The federal government has handed an extra $67.7 million to the National Archives of Australia to preserve irreplaceable records in a digital form and to protect vulnerable systems from cyber attack.
The funding lifeline comes after the Tune review of the NAA – completed in 2020, but not released until March 2021 – highlighted a list of problems stemming from a lack of resources.
The report said “immediate” action was needed to preserve deteriorating records in paper-based form, as well as magnetic tape audiovisual records, photos and film, to ensure they weren't lost forever.
“In particular, the NAA has struggled to fulfil its mandate and to invest in the systems it needs in the digital age to meet this mandate,” the review said.
“Resources are needed to invest in contemporary technologies that will meet the volume of digital transfer.”
Cyber security was also underscored as an “urgent priority”, with the collection of government records otherwise “vulnerable to obsolescence, attack, compromise or loss”.
Former NAA chief information officer and Australian Strategic Policy Institute fellow Anne Lyons reiterated these risks earlier this week.
While the government has not provided a breakdown of the new funding, the boost will allow the NAA to digitise its at-risk collection over an “accelerated four-year digitisation program”.
The Tune review had costed a seven-year program for the digitisation of at-risk records at $67.7 million – the exact amount provided by the government on Thursday, but over a shorter period.
The approximately 270,000 records considered at-risk – or high priority – will be digitally archived, a process that ensures they are digitised, stored, cyber-secured and catalogued by the agency.
The funding will also be used to boost staffing to address backlogs in processing applications to access records, to “invest in cyber security” and further develop the NAA’s next generation digital archive.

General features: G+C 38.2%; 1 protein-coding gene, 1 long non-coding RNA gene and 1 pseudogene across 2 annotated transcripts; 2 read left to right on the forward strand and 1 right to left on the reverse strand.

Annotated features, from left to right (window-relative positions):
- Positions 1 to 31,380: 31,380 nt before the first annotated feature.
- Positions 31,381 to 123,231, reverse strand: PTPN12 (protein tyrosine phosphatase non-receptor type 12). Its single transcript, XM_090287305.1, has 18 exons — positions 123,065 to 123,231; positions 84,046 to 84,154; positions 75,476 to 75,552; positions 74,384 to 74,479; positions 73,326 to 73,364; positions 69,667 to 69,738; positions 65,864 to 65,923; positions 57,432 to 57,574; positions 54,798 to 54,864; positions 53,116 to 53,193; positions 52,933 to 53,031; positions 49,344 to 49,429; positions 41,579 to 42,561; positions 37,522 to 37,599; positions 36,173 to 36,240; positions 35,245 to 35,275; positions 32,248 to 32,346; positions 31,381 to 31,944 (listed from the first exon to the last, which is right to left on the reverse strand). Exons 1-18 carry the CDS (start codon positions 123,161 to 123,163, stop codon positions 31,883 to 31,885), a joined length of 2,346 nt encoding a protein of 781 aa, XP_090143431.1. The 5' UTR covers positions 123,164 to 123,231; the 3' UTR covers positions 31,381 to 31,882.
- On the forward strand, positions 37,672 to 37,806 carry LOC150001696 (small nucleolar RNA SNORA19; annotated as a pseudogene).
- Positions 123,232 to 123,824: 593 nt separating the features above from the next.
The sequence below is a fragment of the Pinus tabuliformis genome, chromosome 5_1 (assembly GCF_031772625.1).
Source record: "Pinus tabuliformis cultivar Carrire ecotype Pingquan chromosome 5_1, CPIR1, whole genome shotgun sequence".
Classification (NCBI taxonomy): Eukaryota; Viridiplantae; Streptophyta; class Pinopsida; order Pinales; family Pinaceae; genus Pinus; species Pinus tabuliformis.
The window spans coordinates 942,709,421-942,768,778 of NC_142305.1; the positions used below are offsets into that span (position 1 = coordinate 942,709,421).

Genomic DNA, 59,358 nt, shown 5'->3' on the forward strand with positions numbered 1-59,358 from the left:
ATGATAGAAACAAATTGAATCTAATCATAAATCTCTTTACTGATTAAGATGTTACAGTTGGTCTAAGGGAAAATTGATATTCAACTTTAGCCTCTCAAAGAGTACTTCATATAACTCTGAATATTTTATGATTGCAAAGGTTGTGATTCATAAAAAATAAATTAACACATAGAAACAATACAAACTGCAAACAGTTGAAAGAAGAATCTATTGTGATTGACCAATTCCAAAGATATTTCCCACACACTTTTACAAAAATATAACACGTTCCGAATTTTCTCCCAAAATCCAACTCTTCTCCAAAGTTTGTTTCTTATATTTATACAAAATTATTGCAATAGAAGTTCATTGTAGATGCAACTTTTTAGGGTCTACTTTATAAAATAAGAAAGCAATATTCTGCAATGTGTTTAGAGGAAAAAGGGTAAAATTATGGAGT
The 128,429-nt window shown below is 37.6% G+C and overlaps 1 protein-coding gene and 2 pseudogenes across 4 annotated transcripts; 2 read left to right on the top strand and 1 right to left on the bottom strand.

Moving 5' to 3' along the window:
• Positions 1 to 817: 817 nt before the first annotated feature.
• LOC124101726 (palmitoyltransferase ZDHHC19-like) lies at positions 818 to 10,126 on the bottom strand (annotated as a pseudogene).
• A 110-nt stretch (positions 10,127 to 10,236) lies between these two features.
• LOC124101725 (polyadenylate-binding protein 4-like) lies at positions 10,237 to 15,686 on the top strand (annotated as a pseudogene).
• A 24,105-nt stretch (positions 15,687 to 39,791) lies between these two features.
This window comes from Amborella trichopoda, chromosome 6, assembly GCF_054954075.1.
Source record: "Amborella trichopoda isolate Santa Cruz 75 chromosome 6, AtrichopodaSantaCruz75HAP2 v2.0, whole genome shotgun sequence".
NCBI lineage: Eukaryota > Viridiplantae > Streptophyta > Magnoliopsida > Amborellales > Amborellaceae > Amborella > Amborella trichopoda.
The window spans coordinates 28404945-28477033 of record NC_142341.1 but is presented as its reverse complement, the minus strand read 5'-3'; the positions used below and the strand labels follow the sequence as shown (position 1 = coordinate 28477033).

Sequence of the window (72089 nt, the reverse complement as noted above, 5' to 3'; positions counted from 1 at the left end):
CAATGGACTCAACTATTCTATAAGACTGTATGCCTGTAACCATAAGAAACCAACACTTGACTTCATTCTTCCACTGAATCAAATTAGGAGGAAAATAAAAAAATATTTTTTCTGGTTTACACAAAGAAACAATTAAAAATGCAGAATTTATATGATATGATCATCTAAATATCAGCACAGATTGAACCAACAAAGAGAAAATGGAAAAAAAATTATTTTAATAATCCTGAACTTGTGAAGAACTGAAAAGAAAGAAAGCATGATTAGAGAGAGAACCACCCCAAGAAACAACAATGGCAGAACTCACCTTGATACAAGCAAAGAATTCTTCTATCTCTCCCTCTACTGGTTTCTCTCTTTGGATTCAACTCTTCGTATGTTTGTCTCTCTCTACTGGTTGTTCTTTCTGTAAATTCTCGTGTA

Attorney-general Michaelia Cash said the investment would provide much-needed funding for the agency's immediate needs.
“This funding will be critical to preserving our history, the national treasures that define it, and increasing the public’s access to it,” Cash said in a joint statement.
Assistant minister to the attorney-general Amanda Stoker said the funding would put the digitisation on a “fast-tracked timeline”.
“Recognising the importance of these records, this funding will allow the NAA to do the digitisation work that is needed – including for military documents relating to World War II, Vietnam and Korea,” she said.
Digital records are also set to cause the NAA a headache over the coming years, with around 10 percent – the most valuable records of government decisions – expected to be kept under the Archives Act.
“About 6.4PB (petabytes) of born-digital records (created as digital records) are currently awaiting transfer to the NAA from agencies,” the Tune review said.
“The NAA holders nearly 2PB of digital data currently. The volume of born-digital archival records is expected to grow to about 27PB by 2027.”